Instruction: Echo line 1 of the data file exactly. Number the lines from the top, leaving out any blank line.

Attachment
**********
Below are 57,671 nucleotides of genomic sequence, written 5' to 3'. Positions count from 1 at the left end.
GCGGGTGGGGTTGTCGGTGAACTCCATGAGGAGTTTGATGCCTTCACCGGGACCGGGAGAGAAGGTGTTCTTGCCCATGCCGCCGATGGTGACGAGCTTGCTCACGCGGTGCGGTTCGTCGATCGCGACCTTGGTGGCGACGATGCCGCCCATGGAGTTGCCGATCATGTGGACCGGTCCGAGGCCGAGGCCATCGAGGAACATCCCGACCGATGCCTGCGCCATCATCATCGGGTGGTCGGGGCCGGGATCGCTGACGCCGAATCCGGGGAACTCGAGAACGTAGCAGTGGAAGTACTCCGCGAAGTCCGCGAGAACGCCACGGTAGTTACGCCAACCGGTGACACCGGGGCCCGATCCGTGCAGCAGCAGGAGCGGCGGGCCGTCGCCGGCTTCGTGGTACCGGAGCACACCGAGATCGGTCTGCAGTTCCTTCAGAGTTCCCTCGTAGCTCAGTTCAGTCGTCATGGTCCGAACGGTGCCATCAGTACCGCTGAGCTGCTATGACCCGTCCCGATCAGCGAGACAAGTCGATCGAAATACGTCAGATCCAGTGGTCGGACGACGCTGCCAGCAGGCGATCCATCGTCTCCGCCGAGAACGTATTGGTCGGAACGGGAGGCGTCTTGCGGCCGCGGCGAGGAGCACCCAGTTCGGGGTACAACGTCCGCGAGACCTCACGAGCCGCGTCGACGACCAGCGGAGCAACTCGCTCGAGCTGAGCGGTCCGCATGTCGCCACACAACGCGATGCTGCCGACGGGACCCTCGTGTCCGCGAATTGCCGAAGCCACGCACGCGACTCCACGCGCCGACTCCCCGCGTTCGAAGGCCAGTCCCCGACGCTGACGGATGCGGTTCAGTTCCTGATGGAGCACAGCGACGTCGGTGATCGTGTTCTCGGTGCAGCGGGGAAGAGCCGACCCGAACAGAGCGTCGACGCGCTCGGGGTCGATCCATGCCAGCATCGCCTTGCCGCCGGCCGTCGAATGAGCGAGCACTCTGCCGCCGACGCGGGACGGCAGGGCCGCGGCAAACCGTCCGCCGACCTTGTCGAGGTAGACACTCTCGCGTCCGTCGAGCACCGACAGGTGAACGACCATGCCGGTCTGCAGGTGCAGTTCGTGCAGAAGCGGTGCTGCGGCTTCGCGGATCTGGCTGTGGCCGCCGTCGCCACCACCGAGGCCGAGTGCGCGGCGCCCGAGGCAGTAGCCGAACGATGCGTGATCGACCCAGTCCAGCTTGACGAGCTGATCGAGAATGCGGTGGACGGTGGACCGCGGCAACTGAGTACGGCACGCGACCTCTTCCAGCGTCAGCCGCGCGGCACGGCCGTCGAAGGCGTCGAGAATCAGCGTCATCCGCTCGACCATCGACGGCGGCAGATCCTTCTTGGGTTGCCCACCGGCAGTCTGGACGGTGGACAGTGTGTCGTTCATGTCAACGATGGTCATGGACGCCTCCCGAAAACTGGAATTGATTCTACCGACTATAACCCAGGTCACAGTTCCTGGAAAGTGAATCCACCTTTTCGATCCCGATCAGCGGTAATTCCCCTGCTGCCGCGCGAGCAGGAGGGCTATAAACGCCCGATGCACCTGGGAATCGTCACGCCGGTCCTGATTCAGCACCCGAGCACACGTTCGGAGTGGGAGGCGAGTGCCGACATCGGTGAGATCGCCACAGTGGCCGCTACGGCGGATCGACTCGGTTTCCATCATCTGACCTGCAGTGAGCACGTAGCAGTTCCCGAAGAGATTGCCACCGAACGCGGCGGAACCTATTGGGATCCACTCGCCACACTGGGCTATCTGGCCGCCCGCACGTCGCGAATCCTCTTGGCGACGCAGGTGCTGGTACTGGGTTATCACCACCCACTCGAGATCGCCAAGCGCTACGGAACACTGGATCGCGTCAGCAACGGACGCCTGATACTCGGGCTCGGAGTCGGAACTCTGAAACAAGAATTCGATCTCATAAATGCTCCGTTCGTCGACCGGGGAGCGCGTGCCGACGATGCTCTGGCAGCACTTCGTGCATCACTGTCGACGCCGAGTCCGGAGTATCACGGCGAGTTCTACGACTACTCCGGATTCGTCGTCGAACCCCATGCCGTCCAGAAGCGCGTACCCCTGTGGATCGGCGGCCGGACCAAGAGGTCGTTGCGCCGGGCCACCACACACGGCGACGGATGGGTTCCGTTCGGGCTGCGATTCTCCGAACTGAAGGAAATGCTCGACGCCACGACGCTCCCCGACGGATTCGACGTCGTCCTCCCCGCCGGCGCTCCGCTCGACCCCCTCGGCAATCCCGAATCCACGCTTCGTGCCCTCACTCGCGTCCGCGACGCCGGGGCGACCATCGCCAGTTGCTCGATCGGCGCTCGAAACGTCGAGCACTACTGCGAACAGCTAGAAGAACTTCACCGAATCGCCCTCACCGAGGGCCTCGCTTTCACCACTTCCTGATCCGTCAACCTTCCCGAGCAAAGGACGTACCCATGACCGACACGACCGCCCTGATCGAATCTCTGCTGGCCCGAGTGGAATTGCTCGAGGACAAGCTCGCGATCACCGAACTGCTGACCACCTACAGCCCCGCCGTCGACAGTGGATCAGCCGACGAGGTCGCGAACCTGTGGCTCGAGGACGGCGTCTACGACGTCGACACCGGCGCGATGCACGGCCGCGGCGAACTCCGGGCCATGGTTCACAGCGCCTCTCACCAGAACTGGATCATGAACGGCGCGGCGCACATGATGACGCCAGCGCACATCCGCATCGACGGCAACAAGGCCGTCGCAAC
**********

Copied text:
Below are 57,671 nucleotides of genomic sequence, written 5' to 3'. Positions count from 1 at the left end.